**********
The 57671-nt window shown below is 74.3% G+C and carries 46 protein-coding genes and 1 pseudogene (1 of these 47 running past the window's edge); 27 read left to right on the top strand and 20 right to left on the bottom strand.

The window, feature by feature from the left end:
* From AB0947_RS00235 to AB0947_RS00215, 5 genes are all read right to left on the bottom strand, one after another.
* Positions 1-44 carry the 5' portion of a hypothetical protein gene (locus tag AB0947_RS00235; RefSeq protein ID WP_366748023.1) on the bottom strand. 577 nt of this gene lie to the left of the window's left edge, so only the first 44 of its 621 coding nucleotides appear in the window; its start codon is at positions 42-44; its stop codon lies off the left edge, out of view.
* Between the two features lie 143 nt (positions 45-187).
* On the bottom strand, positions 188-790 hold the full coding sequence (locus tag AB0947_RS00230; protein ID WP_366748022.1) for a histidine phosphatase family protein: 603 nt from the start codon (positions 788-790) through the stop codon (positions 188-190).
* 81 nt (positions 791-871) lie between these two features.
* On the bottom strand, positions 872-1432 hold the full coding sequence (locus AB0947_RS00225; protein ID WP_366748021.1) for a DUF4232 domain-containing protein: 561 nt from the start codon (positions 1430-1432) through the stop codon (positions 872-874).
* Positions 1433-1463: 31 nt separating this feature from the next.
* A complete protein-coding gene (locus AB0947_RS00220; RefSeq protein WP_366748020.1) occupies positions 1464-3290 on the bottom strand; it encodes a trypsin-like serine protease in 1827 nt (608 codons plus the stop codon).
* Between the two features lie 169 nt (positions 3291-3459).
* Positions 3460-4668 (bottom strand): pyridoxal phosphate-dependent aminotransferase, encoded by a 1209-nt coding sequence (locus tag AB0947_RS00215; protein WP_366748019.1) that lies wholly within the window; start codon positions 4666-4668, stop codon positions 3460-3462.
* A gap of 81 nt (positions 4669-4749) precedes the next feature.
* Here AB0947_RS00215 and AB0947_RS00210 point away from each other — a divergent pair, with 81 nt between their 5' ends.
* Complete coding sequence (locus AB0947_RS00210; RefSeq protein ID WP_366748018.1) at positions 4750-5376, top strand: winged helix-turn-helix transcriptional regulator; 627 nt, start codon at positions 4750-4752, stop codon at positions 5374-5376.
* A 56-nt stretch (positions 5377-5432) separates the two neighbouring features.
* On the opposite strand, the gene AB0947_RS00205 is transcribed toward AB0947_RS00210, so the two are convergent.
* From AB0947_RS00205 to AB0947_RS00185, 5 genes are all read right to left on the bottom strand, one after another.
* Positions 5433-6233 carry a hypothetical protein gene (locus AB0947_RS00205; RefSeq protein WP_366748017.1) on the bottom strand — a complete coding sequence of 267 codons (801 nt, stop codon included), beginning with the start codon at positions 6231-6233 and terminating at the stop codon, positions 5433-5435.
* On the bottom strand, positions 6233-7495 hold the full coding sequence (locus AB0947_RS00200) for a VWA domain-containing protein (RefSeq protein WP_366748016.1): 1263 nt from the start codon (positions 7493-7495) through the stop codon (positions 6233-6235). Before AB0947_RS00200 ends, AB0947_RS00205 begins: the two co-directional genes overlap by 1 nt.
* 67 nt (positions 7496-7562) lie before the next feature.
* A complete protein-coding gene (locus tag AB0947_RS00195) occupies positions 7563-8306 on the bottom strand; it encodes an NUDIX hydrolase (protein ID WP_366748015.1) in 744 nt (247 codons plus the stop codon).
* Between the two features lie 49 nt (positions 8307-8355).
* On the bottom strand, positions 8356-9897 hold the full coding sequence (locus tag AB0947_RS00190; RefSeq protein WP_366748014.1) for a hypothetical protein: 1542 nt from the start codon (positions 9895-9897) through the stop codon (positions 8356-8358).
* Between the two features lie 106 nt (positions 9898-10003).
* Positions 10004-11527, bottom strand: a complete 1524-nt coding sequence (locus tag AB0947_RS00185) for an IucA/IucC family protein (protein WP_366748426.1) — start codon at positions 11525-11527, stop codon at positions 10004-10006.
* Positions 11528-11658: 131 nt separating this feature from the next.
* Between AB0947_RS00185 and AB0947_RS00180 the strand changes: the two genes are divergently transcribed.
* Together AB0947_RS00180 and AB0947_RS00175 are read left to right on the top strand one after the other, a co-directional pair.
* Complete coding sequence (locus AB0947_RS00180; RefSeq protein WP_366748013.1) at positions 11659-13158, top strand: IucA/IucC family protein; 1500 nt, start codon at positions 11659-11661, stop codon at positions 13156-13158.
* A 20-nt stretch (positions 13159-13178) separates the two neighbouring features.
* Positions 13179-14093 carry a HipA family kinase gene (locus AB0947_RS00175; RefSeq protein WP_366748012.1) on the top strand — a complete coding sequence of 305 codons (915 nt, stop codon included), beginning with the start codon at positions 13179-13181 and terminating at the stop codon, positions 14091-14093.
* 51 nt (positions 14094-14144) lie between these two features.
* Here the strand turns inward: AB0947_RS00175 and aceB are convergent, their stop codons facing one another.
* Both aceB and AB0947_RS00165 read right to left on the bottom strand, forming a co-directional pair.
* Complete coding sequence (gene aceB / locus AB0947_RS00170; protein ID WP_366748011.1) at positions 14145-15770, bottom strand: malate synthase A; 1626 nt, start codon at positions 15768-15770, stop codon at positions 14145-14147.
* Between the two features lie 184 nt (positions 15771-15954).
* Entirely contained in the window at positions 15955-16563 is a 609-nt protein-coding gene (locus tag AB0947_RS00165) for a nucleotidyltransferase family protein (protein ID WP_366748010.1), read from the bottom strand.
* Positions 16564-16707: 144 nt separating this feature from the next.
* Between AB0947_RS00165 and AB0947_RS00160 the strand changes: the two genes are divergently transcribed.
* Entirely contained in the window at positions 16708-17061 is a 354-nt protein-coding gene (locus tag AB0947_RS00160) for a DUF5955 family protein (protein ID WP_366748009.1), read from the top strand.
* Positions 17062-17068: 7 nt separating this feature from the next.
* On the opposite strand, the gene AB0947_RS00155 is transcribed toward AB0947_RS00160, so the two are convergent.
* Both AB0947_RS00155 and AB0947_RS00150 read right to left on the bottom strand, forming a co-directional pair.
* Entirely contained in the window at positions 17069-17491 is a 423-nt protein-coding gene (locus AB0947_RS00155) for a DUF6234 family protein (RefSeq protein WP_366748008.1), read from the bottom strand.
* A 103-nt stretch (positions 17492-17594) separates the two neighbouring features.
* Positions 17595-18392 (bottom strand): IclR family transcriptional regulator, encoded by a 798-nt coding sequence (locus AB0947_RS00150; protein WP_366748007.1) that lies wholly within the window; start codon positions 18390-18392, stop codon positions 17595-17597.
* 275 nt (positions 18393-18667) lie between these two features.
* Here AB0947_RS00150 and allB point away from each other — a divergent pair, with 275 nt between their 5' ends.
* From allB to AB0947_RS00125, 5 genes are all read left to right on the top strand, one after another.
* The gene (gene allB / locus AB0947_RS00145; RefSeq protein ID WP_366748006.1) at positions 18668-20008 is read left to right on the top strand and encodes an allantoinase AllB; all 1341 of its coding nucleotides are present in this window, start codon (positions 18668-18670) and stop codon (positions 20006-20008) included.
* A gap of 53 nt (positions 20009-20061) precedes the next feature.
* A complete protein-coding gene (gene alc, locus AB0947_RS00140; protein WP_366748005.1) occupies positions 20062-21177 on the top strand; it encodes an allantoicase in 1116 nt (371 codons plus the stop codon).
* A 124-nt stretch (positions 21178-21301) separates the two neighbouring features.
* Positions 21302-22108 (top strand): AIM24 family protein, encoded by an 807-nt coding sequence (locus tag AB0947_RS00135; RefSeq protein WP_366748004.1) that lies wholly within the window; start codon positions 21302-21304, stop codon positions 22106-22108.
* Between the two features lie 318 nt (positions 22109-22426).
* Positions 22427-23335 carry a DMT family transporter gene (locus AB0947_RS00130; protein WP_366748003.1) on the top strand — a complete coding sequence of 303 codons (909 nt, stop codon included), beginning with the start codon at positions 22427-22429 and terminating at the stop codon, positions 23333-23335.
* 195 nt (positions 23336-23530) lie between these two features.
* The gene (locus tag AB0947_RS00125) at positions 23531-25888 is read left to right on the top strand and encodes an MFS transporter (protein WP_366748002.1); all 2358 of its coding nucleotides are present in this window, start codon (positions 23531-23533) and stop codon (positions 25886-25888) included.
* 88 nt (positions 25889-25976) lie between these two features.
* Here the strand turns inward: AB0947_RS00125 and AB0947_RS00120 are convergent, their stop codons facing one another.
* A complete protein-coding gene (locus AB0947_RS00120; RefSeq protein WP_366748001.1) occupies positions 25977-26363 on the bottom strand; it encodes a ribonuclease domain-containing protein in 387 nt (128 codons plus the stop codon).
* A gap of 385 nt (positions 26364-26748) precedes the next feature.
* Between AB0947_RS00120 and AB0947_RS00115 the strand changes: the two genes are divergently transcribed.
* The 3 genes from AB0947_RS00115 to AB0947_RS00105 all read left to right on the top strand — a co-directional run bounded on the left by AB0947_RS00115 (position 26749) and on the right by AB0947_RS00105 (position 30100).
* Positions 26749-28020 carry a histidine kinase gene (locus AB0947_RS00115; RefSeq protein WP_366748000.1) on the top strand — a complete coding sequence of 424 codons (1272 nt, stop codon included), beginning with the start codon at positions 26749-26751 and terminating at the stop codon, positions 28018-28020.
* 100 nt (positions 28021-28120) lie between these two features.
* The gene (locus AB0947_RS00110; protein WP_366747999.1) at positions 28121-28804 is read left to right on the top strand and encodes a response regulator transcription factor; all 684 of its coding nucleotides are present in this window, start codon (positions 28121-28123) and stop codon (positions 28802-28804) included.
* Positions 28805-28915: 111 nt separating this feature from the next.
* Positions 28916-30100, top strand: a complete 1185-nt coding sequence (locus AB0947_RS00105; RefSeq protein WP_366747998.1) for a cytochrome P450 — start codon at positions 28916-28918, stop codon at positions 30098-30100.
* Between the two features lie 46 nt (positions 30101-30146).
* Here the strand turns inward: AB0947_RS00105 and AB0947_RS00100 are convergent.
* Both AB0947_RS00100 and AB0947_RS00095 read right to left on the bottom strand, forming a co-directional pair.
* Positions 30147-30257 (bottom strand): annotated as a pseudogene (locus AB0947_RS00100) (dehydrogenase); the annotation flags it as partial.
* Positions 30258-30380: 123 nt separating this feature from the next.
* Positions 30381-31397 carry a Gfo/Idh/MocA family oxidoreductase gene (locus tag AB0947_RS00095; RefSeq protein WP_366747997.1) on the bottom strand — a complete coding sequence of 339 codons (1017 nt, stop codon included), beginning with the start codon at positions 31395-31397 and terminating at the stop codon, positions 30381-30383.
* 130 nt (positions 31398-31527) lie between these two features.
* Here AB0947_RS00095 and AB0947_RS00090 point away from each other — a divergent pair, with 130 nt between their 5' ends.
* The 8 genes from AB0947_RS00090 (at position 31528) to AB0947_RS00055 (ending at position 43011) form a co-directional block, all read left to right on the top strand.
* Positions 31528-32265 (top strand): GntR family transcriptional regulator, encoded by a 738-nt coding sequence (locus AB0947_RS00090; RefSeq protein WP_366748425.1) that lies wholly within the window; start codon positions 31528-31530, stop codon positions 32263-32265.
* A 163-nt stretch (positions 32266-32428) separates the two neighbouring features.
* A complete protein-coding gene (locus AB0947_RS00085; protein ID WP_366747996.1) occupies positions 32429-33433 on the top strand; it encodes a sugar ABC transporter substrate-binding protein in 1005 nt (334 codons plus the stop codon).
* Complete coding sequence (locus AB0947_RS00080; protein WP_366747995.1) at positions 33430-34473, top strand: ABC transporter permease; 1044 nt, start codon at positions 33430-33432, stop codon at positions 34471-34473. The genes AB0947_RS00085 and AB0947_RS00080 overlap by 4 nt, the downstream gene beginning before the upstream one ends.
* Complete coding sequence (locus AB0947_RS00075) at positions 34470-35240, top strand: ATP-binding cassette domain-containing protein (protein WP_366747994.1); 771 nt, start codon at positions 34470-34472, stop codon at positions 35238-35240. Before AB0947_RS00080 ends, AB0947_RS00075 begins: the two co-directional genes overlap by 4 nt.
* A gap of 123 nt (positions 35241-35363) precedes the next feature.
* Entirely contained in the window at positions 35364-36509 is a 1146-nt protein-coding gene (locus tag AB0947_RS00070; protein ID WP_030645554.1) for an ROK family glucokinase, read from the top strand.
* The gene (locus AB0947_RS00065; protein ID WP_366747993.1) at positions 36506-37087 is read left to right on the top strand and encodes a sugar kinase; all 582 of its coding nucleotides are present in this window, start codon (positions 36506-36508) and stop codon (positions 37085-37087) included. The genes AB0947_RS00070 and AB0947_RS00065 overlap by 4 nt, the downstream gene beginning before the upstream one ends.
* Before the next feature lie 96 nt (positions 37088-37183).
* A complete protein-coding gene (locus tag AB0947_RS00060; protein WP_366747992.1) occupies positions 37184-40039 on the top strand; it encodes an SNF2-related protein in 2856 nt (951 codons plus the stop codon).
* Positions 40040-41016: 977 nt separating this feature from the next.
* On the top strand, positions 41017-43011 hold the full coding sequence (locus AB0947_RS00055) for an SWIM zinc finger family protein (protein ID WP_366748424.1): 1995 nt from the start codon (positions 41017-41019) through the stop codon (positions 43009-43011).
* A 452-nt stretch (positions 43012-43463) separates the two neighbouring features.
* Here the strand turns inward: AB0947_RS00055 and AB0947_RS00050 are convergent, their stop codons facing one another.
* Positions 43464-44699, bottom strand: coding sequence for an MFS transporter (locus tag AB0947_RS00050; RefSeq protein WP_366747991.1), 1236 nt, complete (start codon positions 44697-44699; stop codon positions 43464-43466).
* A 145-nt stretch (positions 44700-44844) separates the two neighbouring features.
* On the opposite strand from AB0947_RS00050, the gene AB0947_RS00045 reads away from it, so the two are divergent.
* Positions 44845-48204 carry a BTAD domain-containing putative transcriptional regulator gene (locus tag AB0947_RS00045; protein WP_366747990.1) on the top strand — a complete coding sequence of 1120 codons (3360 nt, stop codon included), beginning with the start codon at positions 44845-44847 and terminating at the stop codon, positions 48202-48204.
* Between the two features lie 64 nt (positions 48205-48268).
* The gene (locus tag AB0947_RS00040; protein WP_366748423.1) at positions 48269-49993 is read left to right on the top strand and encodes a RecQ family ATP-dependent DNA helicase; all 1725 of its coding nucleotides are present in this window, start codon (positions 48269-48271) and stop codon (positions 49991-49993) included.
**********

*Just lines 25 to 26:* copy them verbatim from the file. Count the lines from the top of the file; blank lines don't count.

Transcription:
* Between the two features lie 106 nt (positions 9898-10003).
* Positions 10004-11527, bottom strand: a complete 1524-nt coding sequence (locus tag AB0947_RS00185) for an IucA/IucC family protein (protein WP_366748426.1) — start codon at positions 11525-11527, stop codon at positions 10004-10006.